"A child's learning is the function more of the characteristics of his classmates than those of the teacher." James Coleman, 1972

Thursday, December 26, 2013

The Etymology of "Miracle": On the Politics of Lies

My doctoral work was a trifecta of marginalized scholarship since I attained an EdD (shunned second cousin to the PhD) by preparing a qualitative dissertation (closeted step-cousin of the sainted quantitative paradigm)—an educational biography (a mish-mash of a non-academic field, education, with a popular but lowly literary genre, biography) of Lou LaBrant (Thomas, 2001).

My scholarship on biography helped me understand the roots of why academia shuns the biography: Biography began as hagiography, fabrications spun to praise manufactured heroes instead of scholarly tomes crafted to examine and reveal complicated people with monumental lives.

One of the most famous results of hagiography is the lingering story of George Washington professing as a child that he could not lie, confessing his cutting down the cherry tree. While this fabricated story remains in the cultural fabric of the U.S., sometimes still taught as if fact in our schools, the larger mythology of Washington as a Founding Father or seminal figure in America being a Christian nation survives powerfully despite both being as misleading as the "I cannot tell a lie" story.

Still, the Washington "lie" myth is doubly important, I think, because it reveals the power of lies to remain robust when they reinforce cultural belief systems, but the story also, ironically, captures perfectly that politicians are apt to lie by telling us they aren't lying. There isn't enough space here for the examples, but let's consider the most powerful pattern of lies we have experienced over the past two decades connected with education reform: Claims of miracle schools.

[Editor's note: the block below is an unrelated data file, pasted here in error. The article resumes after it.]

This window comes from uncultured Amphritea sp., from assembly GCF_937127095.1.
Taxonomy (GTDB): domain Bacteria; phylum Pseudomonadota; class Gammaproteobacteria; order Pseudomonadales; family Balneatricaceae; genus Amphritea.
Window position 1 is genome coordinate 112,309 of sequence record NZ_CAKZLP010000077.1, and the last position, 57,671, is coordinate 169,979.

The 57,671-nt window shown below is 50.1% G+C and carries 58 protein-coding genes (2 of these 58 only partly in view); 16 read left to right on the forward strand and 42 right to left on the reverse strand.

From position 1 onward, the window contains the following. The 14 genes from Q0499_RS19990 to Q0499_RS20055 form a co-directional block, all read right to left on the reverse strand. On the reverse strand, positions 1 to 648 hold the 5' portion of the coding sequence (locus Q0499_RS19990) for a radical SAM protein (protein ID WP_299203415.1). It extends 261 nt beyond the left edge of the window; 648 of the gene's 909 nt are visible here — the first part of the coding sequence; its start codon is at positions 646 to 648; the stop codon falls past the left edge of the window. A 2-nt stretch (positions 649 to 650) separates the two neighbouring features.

The Etymology of "Miracle"

It started with a Texas Miracle.

The genesis for the No Child Left Behind act (2001) can be traced to George W. Bush and Rod Paige's education reform policies in Texas during Bush's tenure as governor. That reform became the template we currently experience today that includes standards, high-stakes tests, and accountability structures such as school report cards.

The problem with the template, however, is that this paradigm received its political and public fuel from claims of success that are deemed "miraculous." And that problem is manifest in the reality that once any of the many "miracle" schools are examined behind the rhetoric, political bravado, and media fawning, we discover that no miracle occurred.

Two problems exist with the "miracle" claim about schools.

First, if miracle schools did exist, they would by definition be outliers, and thus unlikely to represent policies we could replicate or scale up to all public schools. Miracle schools could never be the solution to wide-scale public school reform.

Second, they don't exist. The miracle school wiki is but one resource that catalogues the reality that virtually all claims of "miracle" prove to be either manipulations of evidence or simply fabrications for ulterior goals. Rigorous scholarship on claims of "miracle" schools has shown that about 1.1% of schools produce the results we associate with "miracle"—fostering high-achieving scores by high-poverty students, for example.

Thus, we are left with one sobering fact about the miracle schools—Texas Miracle, Chicago Miracle, Harlem Miracle, Florida Miracle, New Orleans Miracle:

In the dictionary of political terminology, "miracle" means "lie."

Allowing NCLB to be crafted on a lie, allowing Arne Duncan to be appointed on a lie, allowing KIPP and TFA to grow based on a lie, allowing Common Core to be implemented on a lie—all of these are fatal public policy mistakes that could have been easily averted.

Lingering around us is the miracle-as-lie in the education savior-du-jour of Jeb Bush.

Education cannot stand yet another lie in miracle's clothing.

No comments:

Post a Comment